Miniature Photography Part 2: How do I take good photos of my miniatures with a DSLR?

by Phil

This is the main part of the photography tutorial. In the first part I showed you that you don't really need a fancy a camera. However if you paint on competion level and want to get the best from your photos you should consider buying a better camera than your average point-and-shoot.

In this part I will cover the process of taking a photo of your miniature. I will only use a DSLR, but now and then I mention some tips for compactcams, too.
These methods are not perfect, but that’s how I take pictures and I want to share it with you.

Some equipment you need

DSLR (one of those new mirrorless system cams should work, too)
Lens (kit-lens or 50mm)

Optional depending on method
Lamp or flash
Lighttent/Ikea bucket

If you want to get one step further
Lens (105mm Macro)

Fixing the beginner mistakes

Do not go too close to the miniature.
This is the most common mistake. There is no need be very close. It’s just the opposite, you have to go far away, to get a sharp picture and hit the sweet spot. Lenses have a close focusing distance, which is the minimum distance you have to keep to your object if you want to make a proper photo.

Don’t care too much about the frame.
This goes hand in hand with the first mistake. You don’t take a picture of the final frame you will be using online as final picture. You will have to crop a lot from the sides to get to your final picture. So don’t worry if you can see the box or other stuff on the edges of your photo.

Do not use Macromode.
Most compactcameras and bridge cams have a macromode. Do NOT use it. Taking pictures of your miniature is not macro photography. We do not want to have something small very large. No, we want it just as it is.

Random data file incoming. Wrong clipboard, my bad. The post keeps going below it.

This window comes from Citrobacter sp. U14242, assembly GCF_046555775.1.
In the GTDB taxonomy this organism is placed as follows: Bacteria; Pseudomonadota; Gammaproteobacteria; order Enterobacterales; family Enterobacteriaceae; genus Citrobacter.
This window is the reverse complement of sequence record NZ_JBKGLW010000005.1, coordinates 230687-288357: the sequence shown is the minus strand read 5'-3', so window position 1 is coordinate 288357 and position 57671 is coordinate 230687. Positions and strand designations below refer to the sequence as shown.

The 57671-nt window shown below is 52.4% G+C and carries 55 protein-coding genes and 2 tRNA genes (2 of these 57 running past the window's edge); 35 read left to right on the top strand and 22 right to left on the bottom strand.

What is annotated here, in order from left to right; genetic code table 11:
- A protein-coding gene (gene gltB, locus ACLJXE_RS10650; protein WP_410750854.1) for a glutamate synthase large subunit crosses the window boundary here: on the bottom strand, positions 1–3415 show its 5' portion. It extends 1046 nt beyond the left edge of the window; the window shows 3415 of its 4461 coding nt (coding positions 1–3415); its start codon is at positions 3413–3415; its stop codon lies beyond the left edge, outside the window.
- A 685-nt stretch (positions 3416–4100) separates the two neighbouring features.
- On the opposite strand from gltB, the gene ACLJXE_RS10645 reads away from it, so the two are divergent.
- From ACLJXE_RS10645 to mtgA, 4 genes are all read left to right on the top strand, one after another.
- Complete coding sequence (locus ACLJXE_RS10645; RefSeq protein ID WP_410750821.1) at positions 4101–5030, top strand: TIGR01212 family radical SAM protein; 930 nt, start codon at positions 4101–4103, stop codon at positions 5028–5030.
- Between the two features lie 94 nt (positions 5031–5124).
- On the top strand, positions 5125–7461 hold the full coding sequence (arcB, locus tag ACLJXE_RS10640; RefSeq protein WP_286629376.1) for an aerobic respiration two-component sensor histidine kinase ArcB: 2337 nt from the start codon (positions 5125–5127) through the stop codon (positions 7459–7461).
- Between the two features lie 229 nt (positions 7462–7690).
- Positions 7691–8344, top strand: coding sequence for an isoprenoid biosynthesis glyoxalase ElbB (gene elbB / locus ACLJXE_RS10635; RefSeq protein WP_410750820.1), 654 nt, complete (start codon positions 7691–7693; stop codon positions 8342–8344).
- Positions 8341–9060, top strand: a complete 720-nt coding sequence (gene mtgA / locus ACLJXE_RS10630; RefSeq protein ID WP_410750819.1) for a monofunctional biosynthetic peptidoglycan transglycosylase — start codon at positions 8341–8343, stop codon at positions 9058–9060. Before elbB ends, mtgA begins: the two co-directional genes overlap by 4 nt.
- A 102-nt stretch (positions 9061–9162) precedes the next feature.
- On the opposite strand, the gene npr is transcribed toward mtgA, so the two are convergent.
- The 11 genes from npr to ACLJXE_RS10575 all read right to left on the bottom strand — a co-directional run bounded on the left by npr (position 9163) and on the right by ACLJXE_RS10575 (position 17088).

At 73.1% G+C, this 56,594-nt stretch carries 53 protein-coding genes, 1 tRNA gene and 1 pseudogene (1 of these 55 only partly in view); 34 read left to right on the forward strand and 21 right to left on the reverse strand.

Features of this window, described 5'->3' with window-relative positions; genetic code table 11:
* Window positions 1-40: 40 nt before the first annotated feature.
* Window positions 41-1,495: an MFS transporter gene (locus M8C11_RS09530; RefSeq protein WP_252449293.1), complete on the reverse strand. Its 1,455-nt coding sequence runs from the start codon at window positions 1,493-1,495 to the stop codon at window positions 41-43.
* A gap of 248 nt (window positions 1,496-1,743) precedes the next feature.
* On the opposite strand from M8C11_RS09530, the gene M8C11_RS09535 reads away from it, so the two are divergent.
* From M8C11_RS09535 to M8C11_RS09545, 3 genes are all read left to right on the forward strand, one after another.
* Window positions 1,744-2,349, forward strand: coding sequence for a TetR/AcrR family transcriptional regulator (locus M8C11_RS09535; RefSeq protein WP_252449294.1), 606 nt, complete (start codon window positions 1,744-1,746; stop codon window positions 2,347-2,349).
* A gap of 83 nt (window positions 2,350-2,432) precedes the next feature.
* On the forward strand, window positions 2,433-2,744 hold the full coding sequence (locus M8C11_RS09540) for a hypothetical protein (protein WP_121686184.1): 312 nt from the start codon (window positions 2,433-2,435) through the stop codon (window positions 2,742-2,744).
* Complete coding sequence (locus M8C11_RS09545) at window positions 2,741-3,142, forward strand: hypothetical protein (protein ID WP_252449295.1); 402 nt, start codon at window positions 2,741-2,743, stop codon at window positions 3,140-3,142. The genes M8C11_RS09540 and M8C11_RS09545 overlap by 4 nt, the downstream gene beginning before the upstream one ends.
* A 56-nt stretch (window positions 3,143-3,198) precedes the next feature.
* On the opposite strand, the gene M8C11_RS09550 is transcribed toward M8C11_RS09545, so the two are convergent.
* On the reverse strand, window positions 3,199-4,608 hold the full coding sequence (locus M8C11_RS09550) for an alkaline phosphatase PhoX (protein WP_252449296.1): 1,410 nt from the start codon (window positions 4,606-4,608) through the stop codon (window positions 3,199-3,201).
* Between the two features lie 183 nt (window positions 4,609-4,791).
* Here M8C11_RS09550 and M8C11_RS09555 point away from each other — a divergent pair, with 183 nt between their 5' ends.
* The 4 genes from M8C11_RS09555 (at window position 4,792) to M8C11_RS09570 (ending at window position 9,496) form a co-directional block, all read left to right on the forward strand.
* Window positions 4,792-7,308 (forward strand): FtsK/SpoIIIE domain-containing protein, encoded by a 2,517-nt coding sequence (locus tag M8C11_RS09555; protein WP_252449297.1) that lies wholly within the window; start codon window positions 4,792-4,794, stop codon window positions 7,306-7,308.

Do not use enhancement features.
A lot of cameras have enhancements like autosharpening, over-contrast-boost etc. Turn off all of them. We will take care of all of this manually to get the best results.

Don’t use a too small aperture (meaning a high number).
Do not use crazy settings like f30. A too sharp image looks flat, boring and not dynamic. And you need to use a way too long exposure to handle the light because you will get just a little bit of light through the aperture. Something between f10 and f16 is great. But it depends on the miniature you are taking a picture of. For a 1/9 bust f8 or lower can be very cool, and for a big diorama or vehicle you might need to go higher than f20.

More tips you should keep in mind

Use the RAW format.
If you want to have full control and the best quality there is no way around RAW files. JPG or TIF are no options.

Use a tripod and a remote.
This one is a must, too. Any kind of vibration will make your photos blurry, so we want to be as steady as possible. You can use the timer of course, but I do not recommend it, because you have to touch your camera.